Body language is a powerful means of communication because most human communication is nonverbal. We meet another person's eyes, or we look away. When we're nervous we tap our fingers, bounce our legs, or fidget with nearby objects. Our tone of voice supports what we're saying or contradicts it.
Weaving the details of nonverbal communication into dialogue adds texture to the conversation and provides fodder for action bumps, helping to weed out attribution tags. Such details also help to establish the mood, which cuts down on the dialogue tricks you need to communicate with the reader.
Nonverbal cues can deepen the characterization, as well. Refusing to shake someone's hand or return a gesture of friendship when one is expected, puts the other person off balance. They'll react according to their own nature, but the reader will get hints at each of their personalities and their relationship. It makes a good tell.
But how well do these cues come through in the reading? We're used to seeing or hearing them, so how do they translate to the written, or read, word? After all, no matter how many nonverbal cues we work into a story, they're just extra words if what we're trying to communicate doesn't come through to the reader.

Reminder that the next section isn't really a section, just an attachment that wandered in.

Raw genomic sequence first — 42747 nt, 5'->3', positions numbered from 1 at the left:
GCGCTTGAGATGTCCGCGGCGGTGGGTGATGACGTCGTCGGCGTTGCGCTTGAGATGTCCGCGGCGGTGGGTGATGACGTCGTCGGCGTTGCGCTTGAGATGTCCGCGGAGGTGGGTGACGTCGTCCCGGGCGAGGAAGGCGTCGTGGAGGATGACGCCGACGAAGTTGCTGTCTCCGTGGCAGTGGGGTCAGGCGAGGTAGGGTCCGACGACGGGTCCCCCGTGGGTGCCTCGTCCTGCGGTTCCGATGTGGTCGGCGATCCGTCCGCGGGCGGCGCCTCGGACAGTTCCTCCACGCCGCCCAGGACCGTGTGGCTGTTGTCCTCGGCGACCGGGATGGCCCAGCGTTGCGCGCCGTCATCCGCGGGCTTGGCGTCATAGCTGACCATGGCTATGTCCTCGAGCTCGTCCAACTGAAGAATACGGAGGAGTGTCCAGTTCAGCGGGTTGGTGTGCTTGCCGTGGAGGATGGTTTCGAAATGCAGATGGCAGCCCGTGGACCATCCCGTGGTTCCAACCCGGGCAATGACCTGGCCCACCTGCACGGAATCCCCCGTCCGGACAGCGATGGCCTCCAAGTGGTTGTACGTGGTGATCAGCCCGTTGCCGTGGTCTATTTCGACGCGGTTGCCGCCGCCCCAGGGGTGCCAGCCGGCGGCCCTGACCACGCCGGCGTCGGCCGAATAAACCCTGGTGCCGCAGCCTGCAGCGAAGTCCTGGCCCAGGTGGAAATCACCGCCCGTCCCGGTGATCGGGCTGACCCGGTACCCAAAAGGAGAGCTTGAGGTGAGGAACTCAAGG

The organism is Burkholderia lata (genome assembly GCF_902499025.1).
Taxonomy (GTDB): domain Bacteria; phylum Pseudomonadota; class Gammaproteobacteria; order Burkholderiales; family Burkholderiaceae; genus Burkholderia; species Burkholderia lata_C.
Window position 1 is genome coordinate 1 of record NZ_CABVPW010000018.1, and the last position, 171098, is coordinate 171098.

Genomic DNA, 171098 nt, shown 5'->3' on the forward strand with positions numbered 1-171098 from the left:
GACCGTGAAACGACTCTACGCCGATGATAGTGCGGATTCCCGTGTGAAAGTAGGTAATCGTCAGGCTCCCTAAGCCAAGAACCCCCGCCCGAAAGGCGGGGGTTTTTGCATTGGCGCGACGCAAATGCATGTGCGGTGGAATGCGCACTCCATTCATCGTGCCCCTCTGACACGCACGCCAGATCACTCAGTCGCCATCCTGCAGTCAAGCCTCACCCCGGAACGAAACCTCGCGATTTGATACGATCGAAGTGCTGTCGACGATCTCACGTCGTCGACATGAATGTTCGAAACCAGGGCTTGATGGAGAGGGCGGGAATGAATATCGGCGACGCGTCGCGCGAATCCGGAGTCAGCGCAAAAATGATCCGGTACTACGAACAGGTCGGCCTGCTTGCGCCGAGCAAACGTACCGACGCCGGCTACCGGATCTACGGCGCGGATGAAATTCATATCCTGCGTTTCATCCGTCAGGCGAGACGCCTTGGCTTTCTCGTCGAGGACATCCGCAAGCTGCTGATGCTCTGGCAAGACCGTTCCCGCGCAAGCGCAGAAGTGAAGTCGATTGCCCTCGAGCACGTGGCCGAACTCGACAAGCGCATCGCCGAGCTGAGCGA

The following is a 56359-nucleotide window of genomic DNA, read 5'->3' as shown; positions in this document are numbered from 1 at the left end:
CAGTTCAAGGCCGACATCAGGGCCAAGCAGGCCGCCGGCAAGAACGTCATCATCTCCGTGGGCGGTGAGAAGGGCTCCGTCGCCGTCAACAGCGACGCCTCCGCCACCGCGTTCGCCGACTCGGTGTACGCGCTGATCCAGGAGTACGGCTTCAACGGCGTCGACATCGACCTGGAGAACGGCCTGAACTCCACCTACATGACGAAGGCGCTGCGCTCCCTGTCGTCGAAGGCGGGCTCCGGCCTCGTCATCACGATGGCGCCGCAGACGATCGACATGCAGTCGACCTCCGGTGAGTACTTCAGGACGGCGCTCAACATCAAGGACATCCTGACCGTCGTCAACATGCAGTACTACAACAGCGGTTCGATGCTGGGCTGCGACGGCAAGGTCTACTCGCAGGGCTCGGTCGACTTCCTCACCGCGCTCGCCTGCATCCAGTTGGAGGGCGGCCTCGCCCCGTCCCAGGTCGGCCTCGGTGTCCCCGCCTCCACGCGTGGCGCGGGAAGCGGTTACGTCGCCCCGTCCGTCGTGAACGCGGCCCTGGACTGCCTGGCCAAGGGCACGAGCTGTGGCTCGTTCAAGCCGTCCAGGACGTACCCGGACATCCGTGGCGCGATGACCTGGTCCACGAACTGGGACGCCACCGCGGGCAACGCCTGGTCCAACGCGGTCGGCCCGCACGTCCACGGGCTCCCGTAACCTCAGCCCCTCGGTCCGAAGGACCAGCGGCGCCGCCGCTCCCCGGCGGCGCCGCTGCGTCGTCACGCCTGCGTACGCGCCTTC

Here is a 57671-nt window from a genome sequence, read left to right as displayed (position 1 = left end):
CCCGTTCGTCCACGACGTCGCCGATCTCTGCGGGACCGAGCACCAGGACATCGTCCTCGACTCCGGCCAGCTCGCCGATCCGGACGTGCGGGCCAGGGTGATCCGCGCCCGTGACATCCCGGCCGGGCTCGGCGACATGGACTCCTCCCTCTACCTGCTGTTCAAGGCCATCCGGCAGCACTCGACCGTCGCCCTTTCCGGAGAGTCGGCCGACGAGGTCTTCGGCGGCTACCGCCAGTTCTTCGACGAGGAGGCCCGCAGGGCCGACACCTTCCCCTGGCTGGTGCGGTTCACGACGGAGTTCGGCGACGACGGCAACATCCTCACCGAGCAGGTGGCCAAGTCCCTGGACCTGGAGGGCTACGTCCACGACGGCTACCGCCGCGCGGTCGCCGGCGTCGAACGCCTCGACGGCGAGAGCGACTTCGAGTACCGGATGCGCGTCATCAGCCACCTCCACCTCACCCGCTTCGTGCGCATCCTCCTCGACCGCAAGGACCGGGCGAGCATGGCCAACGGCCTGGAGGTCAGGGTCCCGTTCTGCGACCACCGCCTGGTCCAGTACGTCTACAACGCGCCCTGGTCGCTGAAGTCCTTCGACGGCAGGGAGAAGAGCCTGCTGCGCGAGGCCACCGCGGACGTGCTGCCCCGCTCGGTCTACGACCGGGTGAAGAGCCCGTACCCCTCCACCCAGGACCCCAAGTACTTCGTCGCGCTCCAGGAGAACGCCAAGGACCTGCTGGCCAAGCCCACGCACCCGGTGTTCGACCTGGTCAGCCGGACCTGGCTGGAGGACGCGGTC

Some nonverbal cues come through just fine. For instance, someone slamming their first down on a table. It's something we've seen often, possibly done ourselves. It's emphatic and there's no doubt as to its meaning, even if it may require further dialogue or cues to communicate the exact emotions.
The subtler cues can get overlooked, but I don't think that matters. Even if they don't stay in the mind, I think they contribute to the reader's impression of the mood, the level of tension, etc. They have a similar impact to the words that we choose. Using verbs that work with the context of the action they're describing helps to build an image for the reader. I think that subtle nonverbal cues do the same.
But because they are subtle, they're more likely to be dismissed, or to fail to communicate their point. Knowing when to use larger cues and when the subtle will be more useful sometimes requires tinkering and critique or reader feedback, but switching between the subtle and the not so subtle keeps things from becoming stiff or overwrought.
Of course, too many action tags and too much body language can lead to the characters hopping around in their seats trying to convey things to the reader. As with everything, it's about striking that balance. Critique really helps with that, too!
So how do you deal with body language when you're writing? How much do you describe and how much do you leave to the imagination?